B.Sc. (Sport & Exercise Science) [University of Essex]
M.Sc. (Sport & Exercise Science – Human Performance) [Brunel University]
Ph.D. (Sport & Exercise Science – Spinal Cord Injury) [Brunel University]
Associate Professor, Cellular & Physiological Sciences, Medicine, University of British Columbia
Research InterestsCardiovascular health; Exercise; Rehabilitation; Sport cardiology
Dr. West is a translational research scientist who investigates the autonomic and cardiorespiratory consequences of SCI. His research traverses the discovery science-clinical spectrum: at the discovery science level, he investigates the mechanisms that underpin cardiac and vascular adaptations to exercise, and at the clinical level, he works with Paralympic athletes to investigate the limitations to exercise performance, and more recently the relationship between autonomic completeness of injury, sporting classification and cardiovascular function. “While we know that exercise is beneficial for people with spinal cord injury, we are still far from understanding the optimum mode, intensity and duration of exercise that is best,” says Dr. West. “Equally we still do not truly understand if and how exercise exerts a beneficial cardio-protective effect in the SCI population.”
Dr. West says that the best thing about his work at ICORD is the diversity of his research: one day he can be investigating cells under the microscope and the next he can be working with one of the top Paralympic athletes in the world. He thinks the best thing about ICORD is the breadth of expertise and equipment available in the Blusson Spinal Cord Centre and through UBC, along with the passion shared by all of the researchers and staff who work within the building.
Dr. West collaborates with Dr. Andrei Krassioukov, Prof. Ismail Laher and Prof. John McNeill to investigate the peripheral vascular and cardiac adaptations to exercise in spinal cord injury. He is also working with researchers at the UBC James Hogg research Centre (iCAPTURE) where he has shared access to a state of the art echocardiography machine.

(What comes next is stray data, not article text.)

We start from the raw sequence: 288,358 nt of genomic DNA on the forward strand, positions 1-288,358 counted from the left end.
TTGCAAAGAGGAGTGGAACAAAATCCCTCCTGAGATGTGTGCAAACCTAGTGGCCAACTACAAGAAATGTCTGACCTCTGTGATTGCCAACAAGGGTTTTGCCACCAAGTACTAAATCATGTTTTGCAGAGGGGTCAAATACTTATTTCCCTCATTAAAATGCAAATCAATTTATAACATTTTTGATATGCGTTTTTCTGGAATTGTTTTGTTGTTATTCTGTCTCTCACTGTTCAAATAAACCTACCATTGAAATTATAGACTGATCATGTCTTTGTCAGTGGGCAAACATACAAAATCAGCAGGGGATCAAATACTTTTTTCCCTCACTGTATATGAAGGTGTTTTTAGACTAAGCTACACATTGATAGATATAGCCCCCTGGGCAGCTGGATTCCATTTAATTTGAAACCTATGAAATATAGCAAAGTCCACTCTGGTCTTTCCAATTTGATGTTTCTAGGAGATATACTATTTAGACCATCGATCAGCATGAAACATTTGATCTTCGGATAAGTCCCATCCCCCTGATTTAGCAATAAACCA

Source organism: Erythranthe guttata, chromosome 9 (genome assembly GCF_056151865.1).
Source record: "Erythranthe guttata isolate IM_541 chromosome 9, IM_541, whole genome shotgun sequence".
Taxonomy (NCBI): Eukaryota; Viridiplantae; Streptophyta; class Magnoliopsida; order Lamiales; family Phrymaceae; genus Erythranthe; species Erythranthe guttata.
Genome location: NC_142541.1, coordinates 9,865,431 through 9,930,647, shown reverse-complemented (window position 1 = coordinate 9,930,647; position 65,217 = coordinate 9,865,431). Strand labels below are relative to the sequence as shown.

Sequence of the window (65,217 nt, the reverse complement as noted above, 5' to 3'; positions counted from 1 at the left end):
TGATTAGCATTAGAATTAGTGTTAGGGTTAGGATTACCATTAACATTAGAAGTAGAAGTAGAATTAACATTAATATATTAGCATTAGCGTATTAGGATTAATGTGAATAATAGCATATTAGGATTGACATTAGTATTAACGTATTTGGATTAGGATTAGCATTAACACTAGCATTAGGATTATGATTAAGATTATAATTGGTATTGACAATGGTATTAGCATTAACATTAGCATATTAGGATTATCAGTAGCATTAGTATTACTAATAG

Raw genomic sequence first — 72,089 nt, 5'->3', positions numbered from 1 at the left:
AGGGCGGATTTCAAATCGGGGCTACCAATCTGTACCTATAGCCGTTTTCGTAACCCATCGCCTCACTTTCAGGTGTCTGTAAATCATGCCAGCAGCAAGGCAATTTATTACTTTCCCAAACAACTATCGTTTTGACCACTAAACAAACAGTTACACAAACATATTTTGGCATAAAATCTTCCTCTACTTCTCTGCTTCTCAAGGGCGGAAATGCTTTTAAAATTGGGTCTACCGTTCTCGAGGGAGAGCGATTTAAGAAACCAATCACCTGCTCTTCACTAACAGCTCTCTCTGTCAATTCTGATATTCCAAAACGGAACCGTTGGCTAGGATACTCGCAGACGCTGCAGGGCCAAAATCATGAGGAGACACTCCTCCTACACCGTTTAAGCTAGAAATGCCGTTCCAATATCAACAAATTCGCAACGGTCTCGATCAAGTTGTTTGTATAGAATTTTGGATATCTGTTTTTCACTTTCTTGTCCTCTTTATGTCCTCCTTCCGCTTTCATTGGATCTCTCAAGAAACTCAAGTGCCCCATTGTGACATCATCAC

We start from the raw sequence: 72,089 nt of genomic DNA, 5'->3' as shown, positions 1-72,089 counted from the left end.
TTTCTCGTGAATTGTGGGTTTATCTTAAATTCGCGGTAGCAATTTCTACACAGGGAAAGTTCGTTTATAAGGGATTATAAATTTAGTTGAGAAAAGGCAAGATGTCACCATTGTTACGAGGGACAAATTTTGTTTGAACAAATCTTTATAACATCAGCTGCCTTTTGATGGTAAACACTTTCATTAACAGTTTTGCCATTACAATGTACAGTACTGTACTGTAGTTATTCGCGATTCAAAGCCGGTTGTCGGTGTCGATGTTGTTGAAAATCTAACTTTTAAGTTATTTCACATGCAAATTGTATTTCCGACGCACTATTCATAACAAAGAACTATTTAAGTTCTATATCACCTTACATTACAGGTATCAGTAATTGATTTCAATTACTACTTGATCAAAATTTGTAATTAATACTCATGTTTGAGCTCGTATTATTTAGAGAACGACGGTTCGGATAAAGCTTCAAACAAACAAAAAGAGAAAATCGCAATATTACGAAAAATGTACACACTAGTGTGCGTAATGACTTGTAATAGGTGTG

Dr. West has conducted a series of basic science experiments to comprehensively show that passive lower-limb exercise is able to prevent many of the cardiovascular abnormalities that accompany SCI. He is just in the process of beginning the first clinical translation of this work where he will compare the integrated physiological responses to multiple forms of lower-limb exercise modalities.
He has also made a substantial contribution to the elite Paralympic sport literature, where he has shown that the degree of remaining cardiovascular function is a critical determinant of exercise performance in athletes with SCI, such that those with more ‘intact’ cardiovascular control are able to perform better during tests of endurance performance than those with minimal cardiovascular control. More recently, as part of a research team that has attended the last 3 Paralympic games, Dr. West has found that the association between cardiovascular function and sports classification in athletes with SCI is very weak. Instead, cardiovascular function seems to be much more dependent on autonomic completeness of injury.
Dr. West worked closely with Dr. Krassioukov and the International Paralympic Committee to try to improve the classification procedure for wheelchair athletes. This work was highlighted during the Café Scientifique held at ICORD in November 2012. A video of his presentation is available here.
Techniques employed in lab:
- Exercise testing
- Histology; microscopy
- Telemetry for continuous blood pressure and heart rate monitoring
Affiliation with organizations and societies:
Some of Dr. West’s recent major awards and accomplishments include:
- Scholar Award (Michael Smith Foundation for Health Research, 2014)
- Postdoctoral Fellowship (Michael Smith Foundation for Health Research, 2013)
- Young Investigator Award (American Spinal Injuries Association)
- Postdoctoral Fellowship (Craig H. Neilsen Foundation, 2012-2014)
- International VISIT Award (ICORD, 2011)
Current Lab Members:
|Masters Students||Ph.D. Students||Postdoctoral Fellows||Research Staff|
|Liam Stewart||Mary Fossey||Dr. Alex Williams||Erin Erskine|
|Brian Hayes*||Cameron Gee*||Dr. Ryan Hoiland||Mary Fossey|
|Adrian Alanis*||Liisa Wainmann|
|Mary Fossy*||Mehdi Ahmandian|
*has graduated in the past year
Current Opportunities in Lab:
Please contact Dr. West with inquiries.
- Hayes, BD et al.. 2021. Experimental high thoracic spinal cord injury impairs the cardiac and cerebrovascular response to orthostatic challenge in rats.. Am J Physiol Heart Circ Physiol. doi: 10.1152/ajpheart.00239.2021.
- Lucci, VM et al.. 2021. Markers of susceptibility to cardiac arrhythmia in experimental spinal cord injury and the impact of sympathetic stimulation and exercise training.. Auton Neurosci. doi: 10.1016/j.autneu.2021.102867.
- Harman, KA et al.. 2021. Effects of early exercise training on the severity of autonomic dysreflexia following incomplete spinal cord injury in rodents.. Physiol Rep. doi: 10.14814/phy2.14969.
- Halbur, CR, Gulbrandsen, TR, West, CR, Brown, TS, Noiseux, NO. 2021. Weight-Based Aspirin Dosing May Further Reduce the Incidence of Venous Thromboembolism Following Primary Total Joint Arthroplasty.. J Arthroplasty. doi: 10.1016/j.arth.2021.06.008.
- Gee, CM, Eves, ND, Sheel, AW, West, CR. 2021. How does cervical spinal cord injury impact the cardiopulmonary response to exercise?. Respir Physiol Neurobiol. doi: 10.1016/j.resp.2021.103714.